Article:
Anti-Christian Media Bias is Real, But Not the Way You Think It Is
I’ve done considerable work as a sociologist documenting anti-Christian bias in academia. There’s plenty to be found. It seemed unlikely the academic world would be the only place such bias would arise, so I followed that up with research on the media and Christianity.
This led to the book Prejudice in the Press. In that research my colleague and I looked at potential racial, gender, sexual preference and religious bias. Here, though, I will only look at religious bias.
Here’s how we conducted the research. We sent media personnel a set of scenarios as potential news stories. We used slightly different versions with different respondents, to see if they would answer differently.
Two of these scenarios are of special interest. One concerned the shooting of worshipers inside a religious building. Half of the respondents were told that the building was a church. The other half were told it was a mosque. Another scenario was about a professor making hateful comments. Half were told that the comments were Christianophobic. The other half were told that the comments were homophobic.
Equal Coverage, Unequal Treatment
You might find it surprising that news organizations agreed to run these stories equally. There was no bias evident in whether they decided to report on these events. It didn’t matter whether the building was a church or mosque, nor did it greatly matter if the professor said Christianophobic or homophobic comments.
But that doesn’t mean we found no bias. It was just bias of a different kind. It showed up in the way the media talked about the scenarios. If the story was about the mosque, they focused on hate crimes and religious bigotry. If the story was about a church, they paid attention to the shooter instead.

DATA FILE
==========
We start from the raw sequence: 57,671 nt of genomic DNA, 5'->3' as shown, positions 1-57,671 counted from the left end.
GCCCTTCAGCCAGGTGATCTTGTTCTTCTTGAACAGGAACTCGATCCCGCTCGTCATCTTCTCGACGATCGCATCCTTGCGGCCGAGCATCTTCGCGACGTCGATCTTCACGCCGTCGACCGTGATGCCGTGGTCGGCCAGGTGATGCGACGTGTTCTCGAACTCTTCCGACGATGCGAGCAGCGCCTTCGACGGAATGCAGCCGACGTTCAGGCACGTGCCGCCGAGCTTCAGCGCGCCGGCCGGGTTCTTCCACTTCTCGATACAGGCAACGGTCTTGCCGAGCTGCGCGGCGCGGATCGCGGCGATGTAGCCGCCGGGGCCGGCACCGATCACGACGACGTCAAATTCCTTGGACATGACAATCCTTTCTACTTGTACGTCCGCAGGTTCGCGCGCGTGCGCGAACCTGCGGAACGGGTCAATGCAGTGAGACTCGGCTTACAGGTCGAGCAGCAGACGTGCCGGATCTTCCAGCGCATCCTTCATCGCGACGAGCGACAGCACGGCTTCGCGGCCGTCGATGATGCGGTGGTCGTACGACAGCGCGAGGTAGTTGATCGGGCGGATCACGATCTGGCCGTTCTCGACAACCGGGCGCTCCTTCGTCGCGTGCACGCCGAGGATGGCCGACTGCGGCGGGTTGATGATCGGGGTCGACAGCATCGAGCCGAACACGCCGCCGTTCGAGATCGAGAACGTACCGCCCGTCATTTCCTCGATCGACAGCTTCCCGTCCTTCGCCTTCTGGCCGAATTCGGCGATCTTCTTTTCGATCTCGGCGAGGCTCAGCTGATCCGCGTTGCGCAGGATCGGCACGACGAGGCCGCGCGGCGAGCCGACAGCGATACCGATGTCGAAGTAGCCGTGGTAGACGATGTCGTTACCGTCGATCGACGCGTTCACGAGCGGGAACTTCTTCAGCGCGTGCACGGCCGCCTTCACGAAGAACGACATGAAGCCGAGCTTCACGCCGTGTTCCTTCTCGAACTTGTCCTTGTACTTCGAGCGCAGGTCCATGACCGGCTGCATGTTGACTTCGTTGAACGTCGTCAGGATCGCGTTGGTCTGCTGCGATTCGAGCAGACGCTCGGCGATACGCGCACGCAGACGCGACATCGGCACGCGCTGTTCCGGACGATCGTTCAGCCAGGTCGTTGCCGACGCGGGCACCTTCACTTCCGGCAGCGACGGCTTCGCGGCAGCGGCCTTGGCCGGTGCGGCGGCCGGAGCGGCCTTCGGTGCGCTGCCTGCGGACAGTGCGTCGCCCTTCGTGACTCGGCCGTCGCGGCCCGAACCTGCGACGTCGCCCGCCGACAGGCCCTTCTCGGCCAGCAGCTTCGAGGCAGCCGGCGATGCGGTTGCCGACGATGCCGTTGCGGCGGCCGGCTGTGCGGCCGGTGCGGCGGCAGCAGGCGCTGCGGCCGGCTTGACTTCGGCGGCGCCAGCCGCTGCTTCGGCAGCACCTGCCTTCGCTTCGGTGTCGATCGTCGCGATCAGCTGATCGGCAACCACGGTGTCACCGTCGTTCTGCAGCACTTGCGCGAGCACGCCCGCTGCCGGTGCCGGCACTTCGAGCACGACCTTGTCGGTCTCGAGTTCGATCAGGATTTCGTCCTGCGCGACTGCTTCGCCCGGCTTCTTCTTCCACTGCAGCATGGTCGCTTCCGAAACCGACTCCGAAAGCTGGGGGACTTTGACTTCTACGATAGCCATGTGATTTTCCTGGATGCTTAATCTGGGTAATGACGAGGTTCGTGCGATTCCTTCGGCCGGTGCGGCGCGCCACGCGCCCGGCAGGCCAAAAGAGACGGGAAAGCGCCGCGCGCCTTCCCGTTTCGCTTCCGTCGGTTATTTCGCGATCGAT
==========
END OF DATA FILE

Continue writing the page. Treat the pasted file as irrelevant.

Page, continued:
These findings show that many in the media are closed to the idea that Christians can face unfair hatred.
If the professor was homophobic, the media put the spotlight on hate speech, and discussed whether the professor ought to be fired. If the professor was anti-Christian, the media framed it in terms of free speech rights.
These findings show that many in the media are closed to the idea that Christians can face unfair hatred. Christians hold the power, or so they’ve been told, so there just isn’t any such thing as anti-Christian bigotry. Media members may sympathize with a Christian who’s been harmed in a church shooting. But they would never suppose that a church might be targeted because it was Christian. With mosques it was different, of course.
A Lack of Awareness
My colleague and I don’t see this as “fake news” in the sense of media personnel intentionally distorting information. It’s a different problem, and in some ways even harder to solve: They simply do not perceive the reality of anti-Christian hate. Conservative Christians face animosity in the United States that’s just as high as Muslims face, but the media still dismisses anti-Christian hatred. They really don’t see it.
My prior research shows that liberals and secular individuals are more likely to have anti-Christian hatred than others. Of course it’s well known (and researched) that media personnel are relatively likely to be politically liberal and secular. That means many of our respondents may have a certain level of anti-Christian hostility. Yet we need not see that as the whole story. Even without such hostility, few in the media can see it as real that anti-Christian hate exists.
This explains much of why Christians cannot rely on the media to tell stories sympathetic to their causes. It may also explain why some media personnel argue that religious freedom is unimportant, compared to sexual minorities’ rights.
This makes the task of Christians who deal with the media harder than those who advocate other causes. Most media personnel try hard to be fair. But if they cover a Black Lives Matter rally, they do it from the point of view that racism is a problem. If Christians speak of religious freedom under attack, however, the media do not see our rights as needing protection. They are naturally going to write a less supportive story.
I have no simple solution other than awareness. We must first be aware that the media does not believe in the reality of anti-Christian hatred. Then, somehow, we must find a way to educate the media.
That is going to be the hard part.